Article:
News & Events
Twitter

 
Posted April 8, 2010

Immigration Law Clinic Helps Client, Daughter Achieve Permanent Resident Status

Immigration Law Clinic
Jesus Muniz, left, and daughter Jahaira Carrillo, front row; Patricia Dangelo (left-right), Adriana Callejas (an undergraduate UVA student who served as a translator) and clinic director Doug Ford

E-mail E-mail
print Print
E-mail news E-mail Newsletter


Contact: Mary Wood

For Jesus Muniz and her daughter, a long and difficult road to permanent resident status in the United States finally ended last fall with the help of the Law School’s Immigration Law Clinic.

The achievement was the culmination of years of work by clinic students, who helped Muniz use a law designed to help women escape abusive relationships without jeopardizing their pursuit of permanent immigration status.

“I was so grateful to have someone to help,” Muniz said. “At that time, I had nothing, no money, and I was scared about how everything was going to work. It was a miracle to find people like [clinic director] Doug Ford and the students.”

Muniz was referred to the clinic in 2006 by a shelter in Danville, Va. The Mexican immigrant had complicated circumstances surrounding her quest for legal status, which began when she petitioned for permanent resident status through her sister. However, Muniz met and married an American man, which invalidated the petition she had previously filed. She re-filed for residency through her new husband after she had moved with him from Texas to Virginia.

Soon after the move, Muniz said her husband became abusive. She eventually moved, with her teenage daughter, to a shelter.

“He assaulted me verbally, pinched me and he was not being a good man,” Muniz said.  “He said if we left, he was going to have us deported. He thought he had us in his hands because he was our only way for citizenship. He was doing drugs, so we moved out.”

This type of situation is not rare, said Patricia Dangelo, who worked on Muniz’ case as a student in the Immigration Law Clinic. Dangelo continued working on the case after she graduated in 2008.

“We develop a personal relationship with each of these clients,” said Dangelo, who is 60. “These cases are very difficult. Abusers use their status to hold the woman hostage with her immigration status."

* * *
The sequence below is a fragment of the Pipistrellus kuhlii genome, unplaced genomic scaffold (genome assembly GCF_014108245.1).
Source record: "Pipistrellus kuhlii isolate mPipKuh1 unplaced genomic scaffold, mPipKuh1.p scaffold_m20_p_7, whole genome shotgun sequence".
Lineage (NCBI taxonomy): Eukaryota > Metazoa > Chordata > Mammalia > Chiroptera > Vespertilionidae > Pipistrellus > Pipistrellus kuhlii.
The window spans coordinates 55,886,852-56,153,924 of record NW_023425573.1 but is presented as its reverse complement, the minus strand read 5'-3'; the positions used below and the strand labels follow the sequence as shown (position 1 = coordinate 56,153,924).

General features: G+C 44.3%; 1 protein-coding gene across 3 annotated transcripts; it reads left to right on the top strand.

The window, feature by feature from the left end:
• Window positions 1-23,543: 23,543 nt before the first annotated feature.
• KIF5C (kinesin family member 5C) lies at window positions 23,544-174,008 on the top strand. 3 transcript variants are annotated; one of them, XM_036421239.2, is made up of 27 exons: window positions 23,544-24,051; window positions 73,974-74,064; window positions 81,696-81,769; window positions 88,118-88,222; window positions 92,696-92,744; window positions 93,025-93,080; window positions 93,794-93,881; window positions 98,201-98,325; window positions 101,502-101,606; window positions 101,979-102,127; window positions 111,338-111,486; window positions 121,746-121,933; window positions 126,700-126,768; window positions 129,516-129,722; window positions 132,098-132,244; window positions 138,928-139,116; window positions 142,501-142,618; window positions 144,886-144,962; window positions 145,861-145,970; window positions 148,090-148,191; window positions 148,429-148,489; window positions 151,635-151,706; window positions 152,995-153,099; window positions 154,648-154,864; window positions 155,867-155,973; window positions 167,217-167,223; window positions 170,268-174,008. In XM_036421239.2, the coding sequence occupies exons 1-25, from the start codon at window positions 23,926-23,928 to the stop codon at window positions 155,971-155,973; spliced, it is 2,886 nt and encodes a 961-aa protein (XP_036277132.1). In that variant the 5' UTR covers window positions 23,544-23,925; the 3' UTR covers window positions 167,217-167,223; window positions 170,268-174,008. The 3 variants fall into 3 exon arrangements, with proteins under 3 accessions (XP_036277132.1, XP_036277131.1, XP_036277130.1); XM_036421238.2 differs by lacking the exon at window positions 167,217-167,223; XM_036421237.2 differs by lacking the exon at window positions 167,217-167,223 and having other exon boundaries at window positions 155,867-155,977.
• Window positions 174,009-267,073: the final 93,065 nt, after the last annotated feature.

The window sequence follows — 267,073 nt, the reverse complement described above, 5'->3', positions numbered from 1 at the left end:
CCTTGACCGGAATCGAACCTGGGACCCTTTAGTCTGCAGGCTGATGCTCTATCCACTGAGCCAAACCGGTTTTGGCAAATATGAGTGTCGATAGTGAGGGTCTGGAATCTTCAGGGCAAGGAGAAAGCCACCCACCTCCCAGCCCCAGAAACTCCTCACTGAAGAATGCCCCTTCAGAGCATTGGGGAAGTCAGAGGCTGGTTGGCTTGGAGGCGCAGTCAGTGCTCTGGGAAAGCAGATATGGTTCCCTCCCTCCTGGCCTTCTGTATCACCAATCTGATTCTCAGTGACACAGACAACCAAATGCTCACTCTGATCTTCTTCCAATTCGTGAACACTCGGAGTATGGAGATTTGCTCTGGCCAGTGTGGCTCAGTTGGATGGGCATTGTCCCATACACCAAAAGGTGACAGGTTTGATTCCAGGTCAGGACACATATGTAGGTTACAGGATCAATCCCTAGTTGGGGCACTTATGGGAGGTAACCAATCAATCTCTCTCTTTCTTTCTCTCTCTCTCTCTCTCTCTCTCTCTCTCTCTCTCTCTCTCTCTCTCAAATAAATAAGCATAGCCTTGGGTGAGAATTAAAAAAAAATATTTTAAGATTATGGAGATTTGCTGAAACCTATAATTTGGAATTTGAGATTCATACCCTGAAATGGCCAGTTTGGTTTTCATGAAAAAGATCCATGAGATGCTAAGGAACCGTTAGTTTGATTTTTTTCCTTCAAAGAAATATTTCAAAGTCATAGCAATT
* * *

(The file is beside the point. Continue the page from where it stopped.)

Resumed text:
The U.S. Violence Against Women Act allows women who are the victims of abuse by their American citizen partners to file for permanent residency independent of their abusers. Though Muniz had previously self-petitioned under VAWA, UVA law students assisted her throughout the process of earning permanent residence status. The process was complicated, as Muniz had filed for residency three separate times.

After sorting out an intricate tangle of paperwork, Ford and the students provided constant legal services for Muniz and her daughter, 18-year-old Jahaira Carrillo. They stepped in when Muniz received a traffic citation that could have placed her pending status in peril, and Dangelo prepared and escorted Muniz to her exit interview.

“If I was rich, I would pay so much for the hard work the students have done,” Muniz said. “But I don’t have money to give them, so they have my heart.”

Now that Muniz and Carrillo have both received permanent residence status, they will likely have the opportunity to become American citizens in the future. Muniz is working as a restaurant manager in Danville, and is also attending community college. Carrillo, who has also been attending community college, hopes her new status will enable her to begin attending a full-time, four-year university later this year. She plans to major in biology.

Dangelo said the experience of assisting the women in their petition for residency was immensely rewarding.

“Immigration is a thankless job. You spend a lot of time telling people there’s nothing you can do,” Dangelo said. “When you see someone finally get something, you think ‘Yes!’ It’s so exciting when they get their status. They know they can stay here and finally be comfortable.”

The Immigration Law Clinic is offered in partnership with the Legal Aid Justice Center. Ford said working with clients through a clinic offers an invaluable opportunity for students to practice real law.

“This is a public service. The law student gets to work with a real person, understand the facts and then figure out how it fits into a legal framework. The student then persuades, makes critical judgments and strategizes,” Ford said. “It can be a challenge, working across language, across culture. The student has to put the client’s story together with the law. It’s core legal skills and advocacy.”

By Ashley Matthews